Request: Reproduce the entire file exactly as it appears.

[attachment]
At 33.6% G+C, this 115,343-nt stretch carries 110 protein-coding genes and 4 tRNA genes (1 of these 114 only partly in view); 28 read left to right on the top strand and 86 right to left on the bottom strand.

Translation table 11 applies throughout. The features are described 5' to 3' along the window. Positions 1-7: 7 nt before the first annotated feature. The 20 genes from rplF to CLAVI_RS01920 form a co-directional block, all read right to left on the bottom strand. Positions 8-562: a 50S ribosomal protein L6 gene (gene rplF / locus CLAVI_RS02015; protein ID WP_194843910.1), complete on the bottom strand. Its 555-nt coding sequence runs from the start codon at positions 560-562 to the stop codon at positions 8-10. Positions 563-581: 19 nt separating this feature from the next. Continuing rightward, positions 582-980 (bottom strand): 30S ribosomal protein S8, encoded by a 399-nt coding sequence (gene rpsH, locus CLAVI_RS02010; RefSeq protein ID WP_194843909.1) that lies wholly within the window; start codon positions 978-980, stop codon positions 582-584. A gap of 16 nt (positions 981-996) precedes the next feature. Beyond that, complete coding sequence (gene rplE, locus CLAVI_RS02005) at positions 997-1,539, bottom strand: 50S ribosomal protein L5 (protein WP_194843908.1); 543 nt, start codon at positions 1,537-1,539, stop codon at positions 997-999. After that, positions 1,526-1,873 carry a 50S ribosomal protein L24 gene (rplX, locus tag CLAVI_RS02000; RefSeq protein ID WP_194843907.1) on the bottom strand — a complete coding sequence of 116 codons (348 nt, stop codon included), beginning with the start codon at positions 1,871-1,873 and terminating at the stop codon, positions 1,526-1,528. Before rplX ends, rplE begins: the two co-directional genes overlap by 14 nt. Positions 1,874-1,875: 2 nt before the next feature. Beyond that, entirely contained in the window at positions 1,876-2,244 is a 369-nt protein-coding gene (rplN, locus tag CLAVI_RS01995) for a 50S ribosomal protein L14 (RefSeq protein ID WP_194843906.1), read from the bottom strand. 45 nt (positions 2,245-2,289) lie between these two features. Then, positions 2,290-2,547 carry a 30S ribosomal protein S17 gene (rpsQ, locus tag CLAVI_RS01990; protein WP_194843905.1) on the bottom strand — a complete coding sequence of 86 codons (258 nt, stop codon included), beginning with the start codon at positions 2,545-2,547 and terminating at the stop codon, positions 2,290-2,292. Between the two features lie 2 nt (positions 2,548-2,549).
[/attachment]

At 33.6% G+C, this 115,343-nt stretch carries 110 protein-coding genes and 4 tRNA genes (1 of these 114 only partly in view); 28 read left to right on the top strand and 86 right to left on the bottom strand.

Translation table 11 applies throughout. The features are described 5' to 3' along the window. Positions 1-7: 7 nt before the first annotated feature. The 20 genes from rplF to CLAVI_RS01920 form a co-directional block, all read right to left on the bottom strand. Positions 8-562: a 50S ribosomal protein L6 gene (gene rplF / locus CLAVI_RS02015; protein ID WP_194843910.1), complete on the bottom strand. Its 555-nt coding sequence runs from the start codon at positions 560-562 to the stop codon at positions 8-10. Positions 563-581: 19 nt separating this feature from the next. Continuing rightward, positions 582-980 (bottom strand): 30S ribosomal protein S8, encoded by a 399-nt coding sequence (gene rpsH, locus CLAVI_RS02010; RefSeq protein ID WP_194843909.1) that lies wholly within the window; start codon positions 978-980, stop codon positions 582-584. A gap of 16 nt (positions 981-996) precedes the next feature. Beyond that, complete coding sequence (gene rplE, locus CLAVI_RS02005) at positions 997-1,539, bottom strand: 50S ribosomal protein L5 (protein WP_194843908.1); 543 nt, start codon at positions 1,537-1,539, stop codon at positions 997-999. After that, positions 1,526-1,873 carry a 50S ribosomal protein L24 gene (rplX, locus tag CLAVI_RS02000; RefSeq protein ID WP_194843907.1) on the bottom strand — a complete coding sequence of 116 codons (348 nt, stop codon included), beginning with the start codon at positions 1,871-1,873 and terminating at the stop codon, positions 1,526-1,528. Before rplX ends, rplE begins: the two co-directional genes overlap by 14 nt. Positions 1,874-1,875: 2 nt before the next feature. Beyond that, entirely contained in the window at positions 1,876-2,244 is a 369-nt protein-coding gene (rplN, locus tag CLAVI_RS01995) for a 50S ribosomal protein L14 (RefSeq protein ID WP_194843906.1), read from the bottom strand. 45 nt (positions 2,245-2,289) lie between these two features. Then, positions 2,290-2,547 carry a 30S ribosomal protein S17 gene (rpsQ, locus tag CLAVI_RS01990; protein WP_194843905.1) on the bottom strand — a complete coding sequence of 86 codons (258 nt, stop codon included), beginning with the start codon at positions 2,545-2,547 and terminating at the stop codon, positions 2,290-2,292. Between the two features lie 2 nt (positions 2,548-2,549).